HIV-2
is largely confined to West Africa .

PATHOPHYSIOLOGY

Main article: Pathophysiology of HIV/AIDS Play media HIV/AIDS explained in a simple way HIV
HIV
replication cycle

After the virus enters the body there is a period of rapid viral replication , leading to an abundance of virus in the peripheral blood. During primary infection, the level of HIV
HIV
may reach several million virus particles per milliliter of blood. This response is accompanied by a marked drop in the number of circulating CD4+ T cells. The acute viremia is almost invariably associated with activation of CD8+ T cells , which kill HIV-infected cells, and subsequently with antibody production, or seroconversion . The CD8+ T cell response is thought to be important in controlling virus levels, which peak and then decline, as the CD4+ T cell counts recover. A good CD8+ T cell response has been linked to slower disease progression and a better prognosis, though it does not eliminate the virus.

Ultimately, HIV
HIV
causes AIDS by depleting CD4+ T cells . This weakens the immune system and allows opportunistic infections . T cells are essential to the immune response and without them, the body cannot fight infections or kill cancerous cells. The mechanism of CD4+ T cell depletion differs in the acute and chronic phases. During the acute phase, HIV-induced cell lysis and killing of infected cells by cytotoxic T cells accounts for CD4+ T cell depletion, although apoptosis may also be a factor. During the chronic phase, the consequences of generalized immune activation coupled with the gradual loss of the ability of the immune system to generate new T cells appear to account for the slow decline in CD4+ T cell numbers.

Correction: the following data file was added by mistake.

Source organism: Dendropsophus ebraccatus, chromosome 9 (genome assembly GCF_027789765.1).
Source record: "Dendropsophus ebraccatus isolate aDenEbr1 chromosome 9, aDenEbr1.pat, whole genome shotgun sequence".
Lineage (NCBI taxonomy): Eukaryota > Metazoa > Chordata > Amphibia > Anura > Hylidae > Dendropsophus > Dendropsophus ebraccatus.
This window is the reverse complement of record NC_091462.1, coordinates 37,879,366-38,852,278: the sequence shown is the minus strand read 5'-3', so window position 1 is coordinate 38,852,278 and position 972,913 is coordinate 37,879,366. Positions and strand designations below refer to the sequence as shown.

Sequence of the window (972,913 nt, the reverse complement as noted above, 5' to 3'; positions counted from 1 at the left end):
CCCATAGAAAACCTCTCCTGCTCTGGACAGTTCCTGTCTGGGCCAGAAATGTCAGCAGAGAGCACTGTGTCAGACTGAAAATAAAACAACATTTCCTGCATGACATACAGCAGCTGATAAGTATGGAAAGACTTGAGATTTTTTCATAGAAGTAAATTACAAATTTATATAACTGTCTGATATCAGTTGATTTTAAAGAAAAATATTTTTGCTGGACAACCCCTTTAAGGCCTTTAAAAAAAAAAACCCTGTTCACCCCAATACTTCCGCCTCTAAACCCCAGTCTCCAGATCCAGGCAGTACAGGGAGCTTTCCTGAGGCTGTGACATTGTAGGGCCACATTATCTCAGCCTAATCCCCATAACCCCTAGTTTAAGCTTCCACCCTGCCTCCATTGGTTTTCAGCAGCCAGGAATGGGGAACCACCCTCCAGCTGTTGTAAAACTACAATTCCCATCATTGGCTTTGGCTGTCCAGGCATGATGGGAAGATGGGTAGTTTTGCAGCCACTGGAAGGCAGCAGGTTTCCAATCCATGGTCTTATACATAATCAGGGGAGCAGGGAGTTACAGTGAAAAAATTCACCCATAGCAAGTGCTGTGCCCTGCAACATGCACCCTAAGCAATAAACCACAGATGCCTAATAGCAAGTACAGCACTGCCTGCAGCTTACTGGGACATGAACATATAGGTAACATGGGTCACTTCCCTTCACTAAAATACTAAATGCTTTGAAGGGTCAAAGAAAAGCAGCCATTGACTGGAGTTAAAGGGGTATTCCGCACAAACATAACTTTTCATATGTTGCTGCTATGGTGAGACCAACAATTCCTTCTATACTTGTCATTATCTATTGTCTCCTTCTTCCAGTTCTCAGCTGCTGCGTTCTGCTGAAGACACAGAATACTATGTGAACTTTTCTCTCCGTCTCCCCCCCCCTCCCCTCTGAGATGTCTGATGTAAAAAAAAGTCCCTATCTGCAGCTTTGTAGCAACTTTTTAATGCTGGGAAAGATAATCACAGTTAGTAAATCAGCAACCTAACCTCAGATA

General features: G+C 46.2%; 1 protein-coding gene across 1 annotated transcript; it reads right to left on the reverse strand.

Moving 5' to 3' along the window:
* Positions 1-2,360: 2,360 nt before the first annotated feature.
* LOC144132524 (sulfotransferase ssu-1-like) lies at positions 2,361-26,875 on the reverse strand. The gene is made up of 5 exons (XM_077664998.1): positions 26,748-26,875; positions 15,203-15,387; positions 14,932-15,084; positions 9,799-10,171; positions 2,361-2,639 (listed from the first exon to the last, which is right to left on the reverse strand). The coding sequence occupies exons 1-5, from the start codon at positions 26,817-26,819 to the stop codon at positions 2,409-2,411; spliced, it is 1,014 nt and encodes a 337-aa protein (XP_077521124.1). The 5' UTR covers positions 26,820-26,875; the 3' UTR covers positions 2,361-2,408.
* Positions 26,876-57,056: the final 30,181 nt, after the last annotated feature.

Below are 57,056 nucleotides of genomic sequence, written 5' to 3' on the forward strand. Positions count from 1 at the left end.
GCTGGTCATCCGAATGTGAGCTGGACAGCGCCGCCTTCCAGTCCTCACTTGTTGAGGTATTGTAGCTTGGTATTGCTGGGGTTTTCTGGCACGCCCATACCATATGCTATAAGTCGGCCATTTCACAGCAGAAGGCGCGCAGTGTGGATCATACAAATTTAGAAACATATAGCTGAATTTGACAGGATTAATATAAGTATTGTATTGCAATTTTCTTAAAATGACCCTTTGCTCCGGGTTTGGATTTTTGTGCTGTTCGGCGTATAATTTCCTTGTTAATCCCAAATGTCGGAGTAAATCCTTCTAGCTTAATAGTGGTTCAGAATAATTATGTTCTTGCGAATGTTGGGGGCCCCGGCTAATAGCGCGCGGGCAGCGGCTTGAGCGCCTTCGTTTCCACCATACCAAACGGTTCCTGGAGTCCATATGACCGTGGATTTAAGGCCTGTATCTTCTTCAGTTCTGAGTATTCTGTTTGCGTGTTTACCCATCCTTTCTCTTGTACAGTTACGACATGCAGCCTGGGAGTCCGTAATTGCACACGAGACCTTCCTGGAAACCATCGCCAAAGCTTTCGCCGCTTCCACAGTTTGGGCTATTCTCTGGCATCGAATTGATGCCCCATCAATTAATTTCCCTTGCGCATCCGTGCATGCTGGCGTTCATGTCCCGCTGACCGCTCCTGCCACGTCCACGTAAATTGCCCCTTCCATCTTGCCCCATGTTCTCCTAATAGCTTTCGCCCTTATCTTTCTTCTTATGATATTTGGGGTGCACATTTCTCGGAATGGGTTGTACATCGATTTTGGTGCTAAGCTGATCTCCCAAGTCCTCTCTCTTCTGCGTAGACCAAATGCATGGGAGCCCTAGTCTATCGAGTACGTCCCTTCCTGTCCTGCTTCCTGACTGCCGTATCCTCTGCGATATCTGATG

Although the symptoms of immune deficiency characteristic of AIDS do not appear for years after a person is infected, the bulk of CD4+ T cell loss occurs during the first weeks of infection, especially in the intestinal mucosa, which harbors the majority of the lymphocytes found in the body. The reason for the preferential loss of mucosal CD4+ T cells is that the majority of mucosal CD4+ T cells express the CCR5 protein which HIV
HIV
uses as a co-receptor to gain access to the cells, whereas only a small fraction of CD4+ T cells in the bloodstream do so. A specific genetic change that alters the CCR5 protein when present in both chromosomes very effectively prevents HIV-1 infection.

HIV
HIV
seeks out and destroys CCR5 expressing CD4+ T cells during acute infection. A vigorous immune response eventually controls the infection and initiates the clinically latent phase. CD4+ T cells in mucosal tissues remain particularly affected. Continuous HIV replication causes a state of generalized immune activation persisting throughout the chronic phase. Immune activation, which is reflected by the increased activation state of immune cells and release of pro-inflammatory cytokines , results from the activity of several HIV gene products and the immune response to ongoing HIV
HIV
replication. It is also linked to the breakdown of the immune surveillance system of the gastrointestinal mucosal barrier caused by the depletion of mucosal CD4+ T cells during the acute phase of disease.

DIAGNOSIS

Main article: Diagnosis of HIV/AIDS
Diagnosis of HIV/AIDS
A generalized graph of the relationship between HIV
HIV
copies (viral load) and CD4+ T cell counts over the average course of untreated HIV
HIV
infection. CD4+ T Lymphocyte
Lymphocyte
count (cells/mm³) HIV
HIV
RNA
RNA
copies per mL of plasma

HIV/AIDS
HIV/AIDS
is diagnosed via laboratory testing and then staged based on the presence of certain signs or symptoms . HIV
HIV
screening is recommended by the United States Preventive Services Task Force for all people 15 years to 65 years of age including all pregnant women. Additionally, testing is recommended for those at high risk, which includes anyone diagnosed with a sexually transmitted illness. In many areas of the world, a third of HIV